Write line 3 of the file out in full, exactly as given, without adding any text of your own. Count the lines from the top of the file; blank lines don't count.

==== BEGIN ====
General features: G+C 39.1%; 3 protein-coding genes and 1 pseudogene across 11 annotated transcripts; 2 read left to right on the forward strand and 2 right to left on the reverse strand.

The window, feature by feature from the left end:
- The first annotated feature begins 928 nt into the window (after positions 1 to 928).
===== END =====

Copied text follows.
- The first annotated feature begins 928 nt into the window (after positions 1 to 928).